The rough appearance of old public housing blocks, made of plain grey cement, was a fitting metaphor of the low-key, practical mindset of their residents. When I woke up one morning and noticed that the opposite block had been painted in shades of pink as if it were a kindergarten or amusement park, these visual noises disturbed my otherwise quiet life. As Alain de Botton writes in The Architecture of Happiness, the way we look at architecture is not any different from the way we look at a person: "To feel that a building is unappealing may simply be to dislike the temperament of the creature or human we dimly recognise in its elevation - just as to call another edifice beautiful is to sense the presence of a character we would like if it took on a living form” I am now looking at an unstable bloke, his decrepit face covered up in heavy make-up, flashing an ignorant smile.
These experiences have shocked me but also motivated me to carry out this shooting project. I do not aim to do research into the function or design of public housing, nor do I want to engage theories of urban space or conduct visual research. I only hope to create a dialogue with these buildings through photography, a dialogue with space. My photographs cannot possibly capture everything I wanted to express, but they projection my psychological landscape as a resident. Wandering through the spaces of various public housing estates, I saw a wide variety of old and new architecture and felt no complacency. Observing the life and death of these blocks reminds me of an analogy of Ancient Rome that Freud makes in the introduction of Civilization and Its Discontents. In the "Eternal City", he notes, buildings from different historical periods co-exist and overlap in disharmony. The ruins of damaged or burnt architecture accumulate traces of culture, time, and people. They are the visual manifestations of the mental lives and habits of human beings, informing us that we will always be surrounded by our own past: "nothing once formed in the mind could ever perish, that everything survives in some way or other, and is capable under certain conditions of being brought to light again, as, for instance, when regression extends back far enough."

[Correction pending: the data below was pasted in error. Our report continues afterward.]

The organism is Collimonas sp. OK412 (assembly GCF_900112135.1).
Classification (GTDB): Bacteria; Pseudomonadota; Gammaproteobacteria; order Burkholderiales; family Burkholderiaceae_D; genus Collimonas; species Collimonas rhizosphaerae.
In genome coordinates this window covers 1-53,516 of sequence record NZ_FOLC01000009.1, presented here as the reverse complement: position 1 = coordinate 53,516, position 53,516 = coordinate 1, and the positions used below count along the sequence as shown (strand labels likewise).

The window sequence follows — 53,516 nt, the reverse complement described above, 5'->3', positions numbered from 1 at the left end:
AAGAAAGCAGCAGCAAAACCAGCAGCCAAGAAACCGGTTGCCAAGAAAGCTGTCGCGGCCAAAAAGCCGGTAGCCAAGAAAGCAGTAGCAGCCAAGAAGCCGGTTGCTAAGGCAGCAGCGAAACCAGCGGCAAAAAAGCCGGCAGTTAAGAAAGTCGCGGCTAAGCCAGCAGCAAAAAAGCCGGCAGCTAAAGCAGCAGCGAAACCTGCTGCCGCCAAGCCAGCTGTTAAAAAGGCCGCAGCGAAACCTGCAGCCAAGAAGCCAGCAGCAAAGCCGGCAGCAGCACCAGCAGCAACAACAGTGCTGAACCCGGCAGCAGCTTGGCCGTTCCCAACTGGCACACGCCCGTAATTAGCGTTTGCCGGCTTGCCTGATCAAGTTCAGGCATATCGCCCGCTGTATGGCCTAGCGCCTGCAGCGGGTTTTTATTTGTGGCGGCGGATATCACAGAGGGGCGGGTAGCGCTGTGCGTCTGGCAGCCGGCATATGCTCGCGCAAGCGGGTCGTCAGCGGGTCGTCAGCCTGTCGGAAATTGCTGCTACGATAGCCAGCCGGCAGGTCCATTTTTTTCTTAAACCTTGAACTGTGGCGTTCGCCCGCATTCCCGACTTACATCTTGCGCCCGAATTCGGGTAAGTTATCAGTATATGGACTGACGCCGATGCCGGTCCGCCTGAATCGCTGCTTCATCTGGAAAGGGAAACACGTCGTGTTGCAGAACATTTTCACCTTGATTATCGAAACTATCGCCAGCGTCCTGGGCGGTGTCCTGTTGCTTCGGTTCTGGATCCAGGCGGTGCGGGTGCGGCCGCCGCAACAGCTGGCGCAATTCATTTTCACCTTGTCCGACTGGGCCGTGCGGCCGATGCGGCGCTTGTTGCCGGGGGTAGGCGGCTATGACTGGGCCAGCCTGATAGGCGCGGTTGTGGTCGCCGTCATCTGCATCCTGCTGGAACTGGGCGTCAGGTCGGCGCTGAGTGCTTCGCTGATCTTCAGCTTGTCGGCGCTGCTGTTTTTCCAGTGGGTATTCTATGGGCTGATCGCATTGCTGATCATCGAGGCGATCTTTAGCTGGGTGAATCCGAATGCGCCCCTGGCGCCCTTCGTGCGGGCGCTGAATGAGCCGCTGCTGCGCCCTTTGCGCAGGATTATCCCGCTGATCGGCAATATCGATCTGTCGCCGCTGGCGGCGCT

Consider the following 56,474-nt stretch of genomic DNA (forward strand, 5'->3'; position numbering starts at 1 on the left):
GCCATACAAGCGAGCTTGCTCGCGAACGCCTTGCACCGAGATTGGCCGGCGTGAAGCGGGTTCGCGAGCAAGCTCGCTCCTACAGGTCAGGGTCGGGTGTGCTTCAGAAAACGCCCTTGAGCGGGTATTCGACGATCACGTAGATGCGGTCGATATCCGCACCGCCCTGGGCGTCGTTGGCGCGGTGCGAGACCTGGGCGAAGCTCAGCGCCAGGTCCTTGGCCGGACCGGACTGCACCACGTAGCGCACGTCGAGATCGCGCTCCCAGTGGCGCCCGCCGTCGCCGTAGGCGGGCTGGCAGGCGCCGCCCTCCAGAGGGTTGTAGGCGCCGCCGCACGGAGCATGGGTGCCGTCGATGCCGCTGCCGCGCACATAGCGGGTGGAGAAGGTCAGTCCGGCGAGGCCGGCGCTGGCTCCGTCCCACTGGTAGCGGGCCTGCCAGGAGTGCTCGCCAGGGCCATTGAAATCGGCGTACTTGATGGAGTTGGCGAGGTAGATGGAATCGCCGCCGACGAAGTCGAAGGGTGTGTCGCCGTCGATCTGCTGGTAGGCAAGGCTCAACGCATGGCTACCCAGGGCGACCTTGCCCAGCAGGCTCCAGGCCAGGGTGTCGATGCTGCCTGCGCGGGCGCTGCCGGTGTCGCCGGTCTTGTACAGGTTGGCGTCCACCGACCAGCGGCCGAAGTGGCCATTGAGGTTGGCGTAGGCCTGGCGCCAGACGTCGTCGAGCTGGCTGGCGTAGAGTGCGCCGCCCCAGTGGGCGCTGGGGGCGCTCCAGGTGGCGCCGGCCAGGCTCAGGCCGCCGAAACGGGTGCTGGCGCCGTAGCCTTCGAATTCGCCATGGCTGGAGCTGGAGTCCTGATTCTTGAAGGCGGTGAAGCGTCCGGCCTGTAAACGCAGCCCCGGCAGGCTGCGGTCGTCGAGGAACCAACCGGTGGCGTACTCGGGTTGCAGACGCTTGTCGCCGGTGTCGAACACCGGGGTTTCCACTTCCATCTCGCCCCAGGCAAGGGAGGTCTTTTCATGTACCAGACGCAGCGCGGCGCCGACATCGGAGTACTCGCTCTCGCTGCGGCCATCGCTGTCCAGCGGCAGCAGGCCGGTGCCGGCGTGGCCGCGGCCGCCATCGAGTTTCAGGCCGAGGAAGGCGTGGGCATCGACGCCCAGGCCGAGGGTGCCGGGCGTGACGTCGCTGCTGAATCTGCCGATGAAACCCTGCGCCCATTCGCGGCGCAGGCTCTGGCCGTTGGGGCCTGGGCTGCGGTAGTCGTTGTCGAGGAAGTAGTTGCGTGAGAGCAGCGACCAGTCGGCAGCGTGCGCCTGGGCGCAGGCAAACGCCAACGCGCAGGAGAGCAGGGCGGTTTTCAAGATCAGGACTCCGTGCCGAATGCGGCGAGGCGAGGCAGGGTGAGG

BLOCKS is perhaps my Ancient Rome, through which I look back at my past and watch, rather helplessly, people being forced to invest feelings of "home" in these buildings. In addition to exploring the bizarre living conditions inside these artificially engineered residences of happiness, this series is also a memorabilia of the thirty years of my life in public housing.
The series is published as a monograph BLOCKS by inertia books. Please click here for further information.
By Dustin Shum —